The new and very serious offence of “Industrial Manslaughter” was introduced to Queensland on 23 October 2017, when the Queensland Parliament passed the
Work Health and Safety and Other Legislation Amendment Act 2017 (“Act”).
The Act represents the Palaszczuk government’s response to recommendations contained in the report commissioned in response to the workplace fatalities that occurred at Dreamworld and Eagle Farm racecourse in late 2016.
The review recommended a total of 58 changes to the work health and safety (“WHS”) regulatory framework in Queensland. The Act addresses the majority of these recommendations.
The centrepiece of the Act is the introduction of a new offence of “Industrial Manslaughter” now included in each of the Work Health and Safety Act 2011 (Qld) (“WHS Act”), the Electrical Safety Act 2002 (Qld) and the Safety in Recreational Water Activities Act 2011 (Qld). Notably, the offence does not apply to the mining industry.
At present, the ACT is the only jurisdiction in Australia to have enacted a specific industrial manslaughter offence. Other jurisdictions, including New South Wales, have also proposed the introduction of a similar offence, but these are yet to be legislated.
Under the Act, a person conducting a business or undertaking (“PCBU”) commits the offence of industrial manslaughter where:
The Act states that a PCBU “causes” a worker’s death where the PCBU’s conduct “substantially contributes to” the fatality.
The new offence replaces the existing category one offence for recklessly exposing an individual to a risk of serious illness or injury or death as the most serious contravention of the WHS Act a PCBU can commit. Relevantly, negligence is easier to prove than recklessness, as it is a broader test and does not consider the subjective state of mind of the defendant.
The Act provides that industrial manslaughter will be a criminal offence provision, meaning the relevant standard for a successful prosecution is “beyond reasonable doubt”. In effect, what has to be proven is the person’s conduct so far departs from the standard of care expected to avoid danger to life, health and safety, and the conduct substantially contributed to the death.
The new offence of industrial manslaughter also applies to individuals, in this case, any “senior officer” of a PCBU.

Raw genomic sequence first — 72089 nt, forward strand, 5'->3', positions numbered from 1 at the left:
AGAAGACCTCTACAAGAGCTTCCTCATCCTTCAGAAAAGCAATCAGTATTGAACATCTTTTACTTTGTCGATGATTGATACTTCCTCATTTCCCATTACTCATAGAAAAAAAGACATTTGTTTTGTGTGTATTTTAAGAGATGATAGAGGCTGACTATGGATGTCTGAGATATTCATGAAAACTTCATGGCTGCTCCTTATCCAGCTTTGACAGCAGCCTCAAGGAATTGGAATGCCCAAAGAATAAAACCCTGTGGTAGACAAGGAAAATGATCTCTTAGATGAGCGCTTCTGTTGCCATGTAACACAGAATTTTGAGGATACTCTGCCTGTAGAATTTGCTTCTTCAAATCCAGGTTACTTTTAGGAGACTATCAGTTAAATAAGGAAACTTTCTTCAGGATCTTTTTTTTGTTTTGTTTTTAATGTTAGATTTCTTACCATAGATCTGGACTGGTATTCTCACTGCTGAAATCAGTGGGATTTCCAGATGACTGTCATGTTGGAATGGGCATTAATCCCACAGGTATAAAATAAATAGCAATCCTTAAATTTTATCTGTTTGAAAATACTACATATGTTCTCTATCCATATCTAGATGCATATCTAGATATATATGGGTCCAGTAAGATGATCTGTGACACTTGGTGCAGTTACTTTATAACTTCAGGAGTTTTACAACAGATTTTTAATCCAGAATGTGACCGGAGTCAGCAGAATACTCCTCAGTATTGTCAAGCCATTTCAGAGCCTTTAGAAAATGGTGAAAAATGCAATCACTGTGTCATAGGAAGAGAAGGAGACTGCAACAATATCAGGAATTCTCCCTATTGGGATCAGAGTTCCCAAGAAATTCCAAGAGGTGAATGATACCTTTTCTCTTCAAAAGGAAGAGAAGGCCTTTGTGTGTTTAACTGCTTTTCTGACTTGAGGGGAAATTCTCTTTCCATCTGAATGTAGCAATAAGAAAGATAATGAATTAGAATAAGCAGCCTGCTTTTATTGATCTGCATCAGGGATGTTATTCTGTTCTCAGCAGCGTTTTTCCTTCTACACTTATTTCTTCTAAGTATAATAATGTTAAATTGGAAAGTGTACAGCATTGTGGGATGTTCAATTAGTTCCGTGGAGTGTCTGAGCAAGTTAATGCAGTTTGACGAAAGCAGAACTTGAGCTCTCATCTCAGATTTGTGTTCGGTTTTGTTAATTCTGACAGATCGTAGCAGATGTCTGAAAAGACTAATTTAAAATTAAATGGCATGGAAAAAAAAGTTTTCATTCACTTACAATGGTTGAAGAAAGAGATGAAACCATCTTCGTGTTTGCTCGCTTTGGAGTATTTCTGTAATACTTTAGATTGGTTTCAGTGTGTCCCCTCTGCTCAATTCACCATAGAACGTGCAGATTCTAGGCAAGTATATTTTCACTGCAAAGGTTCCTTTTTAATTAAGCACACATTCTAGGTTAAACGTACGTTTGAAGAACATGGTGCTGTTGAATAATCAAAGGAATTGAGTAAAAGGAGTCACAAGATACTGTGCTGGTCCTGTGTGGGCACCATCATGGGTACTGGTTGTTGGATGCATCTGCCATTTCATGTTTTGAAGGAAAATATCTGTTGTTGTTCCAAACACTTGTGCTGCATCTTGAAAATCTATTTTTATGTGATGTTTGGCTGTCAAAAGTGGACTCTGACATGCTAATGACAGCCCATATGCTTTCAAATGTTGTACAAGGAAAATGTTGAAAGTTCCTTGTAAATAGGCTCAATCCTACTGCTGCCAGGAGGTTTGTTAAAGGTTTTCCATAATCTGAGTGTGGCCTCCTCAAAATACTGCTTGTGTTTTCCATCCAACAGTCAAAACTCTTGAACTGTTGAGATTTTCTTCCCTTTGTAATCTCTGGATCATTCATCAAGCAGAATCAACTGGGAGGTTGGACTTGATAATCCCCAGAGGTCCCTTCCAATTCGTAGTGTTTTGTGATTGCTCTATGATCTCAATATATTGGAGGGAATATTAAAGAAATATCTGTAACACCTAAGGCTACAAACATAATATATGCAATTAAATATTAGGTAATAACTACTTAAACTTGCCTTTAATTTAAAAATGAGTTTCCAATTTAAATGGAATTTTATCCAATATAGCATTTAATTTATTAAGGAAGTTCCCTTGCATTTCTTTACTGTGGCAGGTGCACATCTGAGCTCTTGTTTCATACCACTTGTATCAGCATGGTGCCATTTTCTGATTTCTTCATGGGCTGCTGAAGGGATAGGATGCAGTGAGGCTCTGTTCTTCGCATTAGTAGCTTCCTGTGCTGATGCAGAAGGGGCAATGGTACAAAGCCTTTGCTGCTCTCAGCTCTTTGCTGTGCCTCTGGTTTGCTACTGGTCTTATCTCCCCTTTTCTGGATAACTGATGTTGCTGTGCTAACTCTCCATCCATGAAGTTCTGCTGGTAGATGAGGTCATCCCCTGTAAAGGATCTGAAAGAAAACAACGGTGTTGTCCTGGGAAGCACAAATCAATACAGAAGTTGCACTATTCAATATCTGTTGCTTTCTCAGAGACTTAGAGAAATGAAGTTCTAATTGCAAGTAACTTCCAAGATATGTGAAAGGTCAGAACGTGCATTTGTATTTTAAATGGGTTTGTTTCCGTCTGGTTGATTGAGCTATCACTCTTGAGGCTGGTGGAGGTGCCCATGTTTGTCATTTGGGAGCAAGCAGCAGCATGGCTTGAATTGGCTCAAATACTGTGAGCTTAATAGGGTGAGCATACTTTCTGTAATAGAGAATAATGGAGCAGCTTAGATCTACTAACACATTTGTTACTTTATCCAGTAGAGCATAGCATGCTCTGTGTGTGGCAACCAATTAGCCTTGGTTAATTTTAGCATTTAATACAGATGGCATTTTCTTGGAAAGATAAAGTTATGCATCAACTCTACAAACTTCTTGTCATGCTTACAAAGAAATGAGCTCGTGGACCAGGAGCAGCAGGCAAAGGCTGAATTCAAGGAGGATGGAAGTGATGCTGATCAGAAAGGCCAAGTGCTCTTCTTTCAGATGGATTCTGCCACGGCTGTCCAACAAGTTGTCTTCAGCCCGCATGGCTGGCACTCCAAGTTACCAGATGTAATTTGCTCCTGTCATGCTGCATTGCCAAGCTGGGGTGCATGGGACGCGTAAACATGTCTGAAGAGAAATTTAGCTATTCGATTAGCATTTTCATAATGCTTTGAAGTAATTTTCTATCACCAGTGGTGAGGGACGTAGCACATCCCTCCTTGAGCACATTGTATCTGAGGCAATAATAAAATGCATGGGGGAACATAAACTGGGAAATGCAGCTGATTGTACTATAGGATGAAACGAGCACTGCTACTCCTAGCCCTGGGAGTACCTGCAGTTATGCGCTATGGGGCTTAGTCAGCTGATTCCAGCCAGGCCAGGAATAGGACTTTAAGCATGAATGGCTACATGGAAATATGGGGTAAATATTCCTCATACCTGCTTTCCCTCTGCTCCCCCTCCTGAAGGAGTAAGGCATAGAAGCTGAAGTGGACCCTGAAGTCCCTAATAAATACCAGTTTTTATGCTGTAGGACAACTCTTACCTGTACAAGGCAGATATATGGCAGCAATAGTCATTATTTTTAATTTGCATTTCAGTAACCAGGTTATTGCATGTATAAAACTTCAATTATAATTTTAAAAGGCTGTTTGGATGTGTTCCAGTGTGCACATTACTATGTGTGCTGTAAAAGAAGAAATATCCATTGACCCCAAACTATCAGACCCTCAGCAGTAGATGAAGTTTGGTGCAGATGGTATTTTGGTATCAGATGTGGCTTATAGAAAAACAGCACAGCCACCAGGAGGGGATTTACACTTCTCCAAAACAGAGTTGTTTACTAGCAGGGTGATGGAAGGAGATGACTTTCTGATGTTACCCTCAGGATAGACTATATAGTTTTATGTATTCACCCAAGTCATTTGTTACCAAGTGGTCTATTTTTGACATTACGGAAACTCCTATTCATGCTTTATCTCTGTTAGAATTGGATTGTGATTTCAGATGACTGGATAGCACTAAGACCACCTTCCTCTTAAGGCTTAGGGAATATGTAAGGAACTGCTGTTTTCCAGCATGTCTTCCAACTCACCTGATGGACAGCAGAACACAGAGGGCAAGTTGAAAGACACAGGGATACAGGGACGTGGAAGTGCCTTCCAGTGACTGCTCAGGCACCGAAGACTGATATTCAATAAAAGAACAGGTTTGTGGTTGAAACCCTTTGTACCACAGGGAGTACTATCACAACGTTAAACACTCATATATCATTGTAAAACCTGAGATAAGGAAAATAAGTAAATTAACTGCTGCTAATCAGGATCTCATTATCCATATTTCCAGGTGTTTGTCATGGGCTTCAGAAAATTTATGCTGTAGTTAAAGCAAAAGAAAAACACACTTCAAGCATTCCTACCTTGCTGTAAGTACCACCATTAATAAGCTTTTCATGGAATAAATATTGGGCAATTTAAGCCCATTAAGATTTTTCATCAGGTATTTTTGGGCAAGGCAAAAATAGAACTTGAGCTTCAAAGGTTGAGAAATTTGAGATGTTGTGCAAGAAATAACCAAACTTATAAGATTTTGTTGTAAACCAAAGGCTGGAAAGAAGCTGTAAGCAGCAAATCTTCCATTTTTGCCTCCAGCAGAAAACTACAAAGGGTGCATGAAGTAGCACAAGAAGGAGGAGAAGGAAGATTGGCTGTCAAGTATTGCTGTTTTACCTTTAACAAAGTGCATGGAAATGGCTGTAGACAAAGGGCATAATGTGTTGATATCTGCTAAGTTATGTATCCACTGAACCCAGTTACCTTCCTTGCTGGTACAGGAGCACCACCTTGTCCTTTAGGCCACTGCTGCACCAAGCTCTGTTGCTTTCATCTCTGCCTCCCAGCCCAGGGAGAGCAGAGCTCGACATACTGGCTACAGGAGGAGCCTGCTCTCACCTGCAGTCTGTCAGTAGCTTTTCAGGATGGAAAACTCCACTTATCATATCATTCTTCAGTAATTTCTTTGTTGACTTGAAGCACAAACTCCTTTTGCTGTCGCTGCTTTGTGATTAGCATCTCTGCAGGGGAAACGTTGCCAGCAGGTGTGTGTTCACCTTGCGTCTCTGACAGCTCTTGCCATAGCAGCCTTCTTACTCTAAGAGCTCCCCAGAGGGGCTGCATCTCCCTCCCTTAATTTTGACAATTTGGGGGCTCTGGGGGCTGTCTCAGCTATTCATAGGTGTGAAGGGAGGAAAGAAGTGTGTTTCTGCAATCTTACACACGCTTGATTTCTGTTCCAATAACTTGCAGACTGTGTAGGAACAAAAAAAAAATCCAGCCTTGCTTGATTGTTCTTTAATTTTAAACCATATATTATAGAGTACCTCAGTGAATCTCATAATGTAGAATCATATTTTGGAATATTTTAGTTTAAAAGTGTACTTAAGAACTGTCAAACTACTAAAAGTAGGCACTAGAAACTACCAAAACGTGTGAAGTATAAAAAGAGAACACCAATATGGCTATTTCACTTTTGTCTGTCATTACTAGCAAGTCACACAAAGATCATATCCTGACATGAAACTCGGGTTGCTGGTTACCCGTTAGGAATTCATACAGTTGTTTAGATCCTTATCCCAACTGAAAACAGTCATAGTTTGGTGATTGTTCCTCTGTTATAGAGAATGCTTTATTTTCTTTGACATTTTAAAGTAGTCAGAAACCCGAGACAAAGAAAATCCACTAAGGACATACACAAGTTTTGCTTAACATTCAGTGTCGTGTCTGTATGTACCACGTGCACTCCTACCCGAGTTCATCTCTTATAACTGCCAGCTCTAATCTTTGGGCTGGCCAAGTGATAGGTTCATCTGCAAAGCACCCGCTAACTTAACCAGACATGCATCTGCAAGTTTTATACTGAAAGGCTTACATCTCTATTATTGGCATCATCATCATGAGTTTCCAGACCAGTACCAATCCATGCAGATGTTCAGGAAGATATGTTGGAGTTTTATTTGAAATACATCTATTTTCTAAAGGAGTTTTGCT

Curiously, the definition of “senior officer” contained in the WHS Act likely covers more individuals within an organisation than another relevant term, “officer”, in the Act. Under the Act, a “senior officer” of a corporation includes any person who is “concerned with, or takes part in, the corporation’s management, whether or not the person is a director or the person’s position is given the name of executive officer.”
This means that those exposed are not just those individuals with “organisational” control of the PCBU, but any person who is part of a company’s management team.
The message is clear: it is now highly probable that any individual with management responsibilities could be prosecuted for an industrial manslaughter offence.1
In recognition of the seriousness of the new offence, the Act imposes maximum penalties fixed at 100,000 penalty units (which currently equates to $10 million) for PCBUs, and 20 years’ imprisonment for senior officers. Both penalties more than triple the previous maximum penalty that could be imposed on a PCBU or an officer for a category 1 breach of the WHS Act.
The Act also excludes the availability of the ‘accident’ defence from the offence of industrial manslaughter.
The new offence is excluded from the current limitation periods on prosecution under the WHS Act. This means that, at least in theory, a prosecution for industrial manslaughter could be commenced at any time against a PCBU or senior officer, regardless of how much time has elapsed since the date on which the fatality giving rise to the prosecution occurred. This contrasts with the limitation period imposed on prosecution of other offences, which are:
Industrial manslaughter will be considered as a potential new offence in other jurisdictions Safe Work Australia’s major review of the national model WHS laws is expected to be completed by the end of 2018, so the industrial manslaughter offence could be a reality for other jurisdictions in the near future.
All businesses should continue to adopt measures, driven by boards and management, to limit the risk of serious WHS incidents occurring. These measures should include:
 The definition of “senior officer” for an unincorporated PCBU is narrower, and is limited to a person whose position requires them to make, or take part in making, decisions that affect all, or a substantial part of, the PCBU’s business.
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